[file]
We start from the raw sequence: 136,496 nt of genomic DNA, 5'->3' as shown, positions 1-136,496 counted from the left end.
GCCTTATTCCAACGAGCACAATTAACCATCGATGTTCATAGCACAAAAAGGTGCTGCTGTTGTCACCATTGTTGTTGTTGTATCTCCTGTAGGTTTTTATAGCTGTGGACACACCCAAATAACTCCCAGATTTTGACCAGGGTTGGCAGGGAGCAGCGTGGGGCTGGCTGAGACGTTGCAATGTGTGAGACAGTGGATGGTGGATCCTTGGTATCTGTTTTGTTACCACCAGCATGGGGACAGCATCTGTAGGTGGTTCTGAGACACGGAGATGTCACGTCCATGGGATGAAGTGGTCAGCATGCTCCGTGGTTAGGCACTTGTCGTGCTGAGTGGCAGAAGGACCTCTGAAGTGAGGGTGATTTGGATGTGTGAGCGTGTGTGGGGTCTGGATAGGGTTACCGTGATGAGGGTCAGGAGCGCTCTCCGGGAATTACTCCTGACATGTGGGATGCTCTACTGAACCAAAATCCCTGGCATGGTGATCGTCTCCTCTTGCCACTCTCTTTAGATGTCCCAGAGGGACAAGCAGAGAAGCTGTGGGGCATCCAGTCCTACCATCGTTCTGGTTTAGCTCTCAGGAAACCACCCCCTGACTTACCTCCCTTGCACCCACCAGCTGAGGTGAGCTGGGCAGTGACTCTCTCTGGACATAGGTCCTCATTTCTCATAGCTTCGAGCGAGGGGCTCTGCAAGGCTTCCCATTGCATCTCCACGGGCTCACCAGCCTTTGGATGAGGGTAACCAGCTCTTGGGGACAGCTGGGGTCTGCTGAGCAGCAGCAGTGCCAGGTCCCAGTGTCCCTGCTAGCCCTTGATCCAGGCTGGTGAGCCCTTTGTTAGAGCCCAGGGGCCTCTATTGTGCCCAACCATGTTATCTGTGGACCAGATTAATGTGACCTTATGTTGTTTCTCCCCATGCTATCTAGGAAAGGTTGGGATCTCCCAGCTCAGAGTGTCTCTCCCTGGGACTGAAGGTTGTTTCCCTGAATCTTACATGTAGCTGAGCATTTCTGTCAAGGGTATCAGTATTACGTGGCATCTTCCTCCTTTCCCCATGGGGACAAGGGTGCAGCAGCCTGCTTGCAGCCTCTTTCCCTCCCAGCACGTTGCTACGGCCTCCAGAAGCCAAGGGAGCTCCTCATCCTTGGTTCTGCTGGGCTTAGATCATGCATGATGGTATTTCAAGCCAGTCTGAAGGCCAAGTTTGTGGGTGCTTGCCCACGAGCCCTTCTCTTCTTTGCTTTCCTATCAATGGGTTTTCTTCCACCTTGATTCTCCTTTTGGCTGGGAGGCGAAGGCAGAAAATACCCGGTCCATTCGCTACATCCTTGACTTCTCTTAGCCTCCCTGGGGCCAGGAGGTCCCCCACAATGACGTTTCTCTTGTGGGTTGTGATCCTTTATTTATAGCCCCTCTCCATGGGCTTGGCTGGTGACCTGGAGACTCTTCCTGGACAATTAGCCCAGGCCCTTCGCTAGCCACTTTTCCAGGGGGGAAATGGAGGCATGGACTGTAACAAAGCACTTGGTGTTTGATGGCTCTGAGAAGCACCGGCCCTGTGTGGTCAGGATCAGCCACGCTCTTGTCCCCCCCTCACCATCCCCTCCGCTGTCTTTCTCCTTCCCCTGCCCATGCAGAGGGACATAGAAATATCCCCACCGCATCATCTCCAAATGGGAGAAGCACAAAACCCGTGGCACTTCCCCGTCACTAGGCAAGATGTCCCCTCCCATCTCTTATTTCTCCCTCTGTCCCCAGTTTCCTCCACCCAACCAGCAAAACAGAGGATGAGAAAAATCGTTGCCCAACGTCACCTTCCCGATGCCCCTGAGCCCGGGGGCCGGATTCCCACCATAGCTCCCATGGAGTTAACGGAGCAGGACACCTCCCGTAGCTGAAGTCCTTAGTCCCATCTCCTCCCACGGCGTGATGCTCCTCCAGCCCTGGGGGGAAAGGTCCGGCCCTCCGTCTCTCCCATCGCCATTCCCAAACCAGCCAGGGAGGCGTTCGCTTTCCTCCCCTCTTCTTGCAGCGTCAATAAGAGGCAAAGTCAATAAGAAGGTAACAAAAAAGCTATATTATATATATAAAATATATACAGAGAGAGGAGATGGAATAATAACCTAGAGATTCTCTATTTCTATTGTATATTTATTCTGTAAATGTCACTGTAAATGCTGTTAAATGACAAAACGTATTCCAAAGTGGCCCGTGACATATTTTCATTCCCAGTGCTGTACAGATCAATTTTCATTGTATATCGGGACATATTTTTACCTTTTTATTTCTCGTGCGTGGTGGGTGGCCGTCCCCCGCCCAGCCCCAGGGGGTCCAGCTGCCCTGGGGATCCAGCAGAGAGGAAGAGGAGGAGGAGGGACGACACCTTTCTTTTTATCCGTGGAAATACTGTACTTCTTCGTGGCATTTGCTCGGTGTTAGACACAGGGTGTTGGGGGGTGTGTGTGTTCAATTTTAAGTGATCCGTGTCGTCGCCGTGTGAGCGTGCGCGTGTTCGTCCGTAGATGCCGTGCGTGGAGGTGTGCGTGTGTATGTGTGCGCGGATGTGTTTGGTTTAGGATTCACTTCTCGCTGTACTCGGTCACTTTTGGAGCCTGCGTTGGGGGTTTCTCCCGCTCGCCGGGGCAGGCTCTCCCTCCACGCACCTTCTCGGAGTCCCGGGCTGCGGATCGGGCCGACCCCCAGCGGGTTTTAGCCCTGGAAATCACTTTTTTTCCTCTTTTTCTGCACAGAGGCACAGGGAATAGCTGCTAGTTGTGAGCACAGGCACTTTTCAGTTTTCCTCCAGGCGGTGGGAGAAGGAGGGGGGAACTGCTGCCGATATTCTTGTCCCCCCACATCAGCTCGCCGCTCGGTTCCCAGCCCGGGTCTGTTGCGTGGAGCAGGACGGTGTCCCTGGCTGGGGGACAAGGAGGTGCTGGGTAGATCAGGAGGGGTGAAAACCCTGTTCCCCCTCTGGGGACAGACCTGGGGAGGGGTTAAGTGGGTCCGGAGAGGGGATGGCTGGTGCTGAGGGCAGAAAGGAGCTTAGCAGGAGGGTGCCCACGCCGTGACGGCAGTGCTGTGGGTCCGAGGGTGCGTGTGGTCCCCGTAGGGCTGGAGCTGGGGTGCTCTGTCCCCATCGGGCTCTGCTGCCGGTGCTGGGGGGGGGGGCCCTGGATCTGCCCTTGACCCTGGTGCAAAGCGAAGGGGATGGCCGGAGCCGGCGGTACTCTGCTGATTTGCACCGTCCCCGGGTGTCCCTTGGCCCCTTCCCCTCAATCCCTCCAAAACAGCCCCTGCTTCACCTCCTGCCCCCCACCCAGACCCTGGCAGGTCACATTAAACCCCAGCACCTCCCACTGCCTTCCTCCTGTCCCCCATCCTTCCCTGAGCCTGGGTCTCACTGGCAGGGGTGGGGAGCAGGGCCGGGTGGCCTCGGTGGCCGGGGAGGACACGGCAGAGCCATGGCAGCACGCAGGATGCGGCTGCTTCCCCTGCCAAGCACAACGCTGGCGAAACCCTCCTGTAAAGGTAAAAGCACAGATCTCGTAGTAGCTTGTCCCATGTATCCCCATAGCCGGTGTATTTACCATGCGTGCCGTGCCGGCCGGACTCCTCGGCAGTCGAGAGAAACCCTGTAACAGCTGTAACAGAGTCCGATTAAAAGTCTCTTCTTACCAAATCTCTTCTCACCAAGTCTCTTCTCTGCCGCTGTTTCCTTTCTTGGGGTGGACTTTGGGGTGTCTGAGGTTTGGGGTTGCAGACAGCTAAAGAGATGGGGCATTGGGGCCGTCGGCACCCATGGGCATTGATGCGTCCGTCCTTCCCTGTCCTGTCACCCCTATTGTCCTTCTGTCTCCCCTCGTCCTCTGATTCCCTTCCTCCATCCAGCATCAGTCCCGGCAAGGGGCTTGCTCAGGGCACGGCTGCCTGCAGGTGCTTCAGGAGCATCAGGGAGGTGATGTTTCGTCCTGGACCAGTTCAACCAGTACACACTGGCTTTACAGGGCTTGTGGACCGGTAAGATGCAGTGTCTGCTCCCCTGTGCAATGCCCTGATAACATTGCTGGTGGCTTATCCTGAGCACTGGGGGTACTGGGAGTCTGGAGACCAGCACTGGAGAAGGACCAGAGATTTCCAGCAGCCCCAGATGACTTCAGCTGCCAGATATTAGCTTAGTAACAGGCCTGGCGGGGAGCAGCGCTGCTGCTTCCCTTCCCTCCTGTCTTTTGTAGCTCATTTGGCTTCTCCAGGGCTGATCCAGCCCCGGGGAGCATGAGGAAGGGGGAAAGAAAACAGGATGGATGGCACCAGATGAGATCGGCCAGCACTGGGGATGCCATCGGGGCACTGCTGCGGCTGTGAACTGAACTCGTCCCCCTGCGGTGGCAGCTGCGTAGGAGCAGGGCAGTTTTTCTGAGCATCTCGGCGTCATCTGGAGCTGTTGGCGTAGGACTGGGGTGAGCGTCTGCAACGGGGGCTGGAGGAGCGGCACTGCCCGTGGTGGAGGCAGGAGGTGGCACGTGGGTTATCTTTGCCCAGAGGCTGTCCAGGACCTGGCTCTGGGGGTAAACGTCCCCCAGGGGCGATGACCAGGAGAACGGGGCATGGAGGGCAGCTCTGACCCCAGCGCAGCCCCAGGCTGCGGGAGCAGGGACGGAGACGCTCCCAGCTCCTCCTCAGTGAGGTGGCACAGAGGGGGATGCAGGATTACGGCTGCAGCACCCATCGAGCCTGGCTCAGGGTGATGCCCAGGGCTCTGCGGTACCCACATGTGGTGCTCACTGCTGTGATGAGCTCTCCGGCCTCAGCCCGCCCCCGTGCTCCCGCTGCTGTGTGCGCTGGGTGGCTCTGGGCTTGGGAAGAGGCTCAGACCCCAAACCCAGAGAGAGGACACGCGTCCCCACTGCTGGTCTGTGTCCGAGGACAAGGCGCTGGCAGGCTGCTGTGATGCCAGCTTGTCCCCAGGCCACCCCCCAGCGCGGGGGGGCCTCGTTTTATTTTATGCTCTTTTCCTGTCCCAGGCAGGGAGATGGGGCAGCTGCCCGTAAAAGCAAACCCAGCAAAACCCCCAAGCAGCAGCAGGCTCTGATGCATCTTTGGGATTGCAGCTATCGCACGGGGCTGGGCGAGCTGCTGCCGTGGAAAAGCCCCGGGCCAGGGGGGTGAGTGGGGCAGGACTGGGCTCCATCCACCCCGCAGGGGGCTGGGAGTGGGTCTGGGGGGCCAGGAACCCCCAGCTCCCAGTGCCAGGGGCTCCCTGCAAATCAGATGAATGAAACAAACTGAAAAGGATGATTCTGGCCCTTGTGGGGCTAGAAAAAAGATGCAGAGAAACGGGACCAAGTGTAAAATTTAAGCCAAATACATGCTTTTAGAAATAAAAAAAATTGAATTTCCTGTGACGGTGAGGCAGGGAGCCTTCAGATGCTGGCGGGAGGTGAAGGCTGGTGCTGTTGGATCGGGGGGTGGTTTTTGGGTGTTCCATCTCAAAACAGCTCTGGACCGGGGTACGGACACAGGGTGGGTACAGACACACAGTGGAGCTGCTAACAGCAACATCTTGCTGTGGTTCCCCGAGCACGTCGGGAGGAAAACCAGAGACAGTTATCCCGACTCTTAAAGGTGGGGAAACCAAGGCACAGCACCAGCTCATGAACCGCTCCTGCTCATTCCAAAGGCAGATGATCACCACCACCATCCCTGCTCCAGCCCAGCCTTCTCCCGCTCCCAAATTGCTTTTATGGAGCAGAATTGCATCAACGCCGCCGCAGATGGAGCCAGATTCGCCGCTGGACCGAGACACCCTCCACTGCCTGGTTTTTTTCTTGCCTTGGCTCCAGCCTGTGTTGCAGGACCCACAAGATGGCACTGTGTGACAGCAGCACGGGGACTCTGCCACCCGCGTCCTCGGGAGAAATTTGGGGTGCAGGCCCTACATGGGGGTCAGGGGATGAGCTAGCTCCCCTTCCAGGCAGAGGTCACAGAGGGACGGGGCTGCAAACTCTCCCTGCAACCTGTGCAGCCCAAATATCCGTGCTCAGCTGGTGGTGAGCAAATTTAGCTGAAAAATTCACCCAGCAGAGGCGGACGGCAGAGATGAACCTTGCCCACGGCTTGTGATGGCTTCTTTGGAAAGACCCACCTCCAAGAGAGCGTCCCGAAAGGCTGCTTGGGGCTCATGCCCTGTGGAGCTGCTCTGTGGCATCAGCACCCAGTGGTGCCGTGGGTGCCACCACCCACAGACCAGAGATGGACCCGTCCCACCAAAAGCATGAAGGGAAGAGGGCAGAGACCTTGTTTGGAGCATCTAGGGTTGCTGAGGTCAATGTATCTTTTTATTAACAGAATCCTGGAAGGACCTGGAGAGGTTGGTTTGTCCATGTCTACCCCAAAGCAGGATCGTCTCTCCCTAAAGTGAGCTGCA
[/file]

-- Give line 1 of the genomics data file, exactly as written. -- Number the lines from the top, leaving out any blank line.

We start from the raw sequence: 136,496 nt of genomic DNA, 5'->3' as shown, positions 1-136,496 counted from the left end.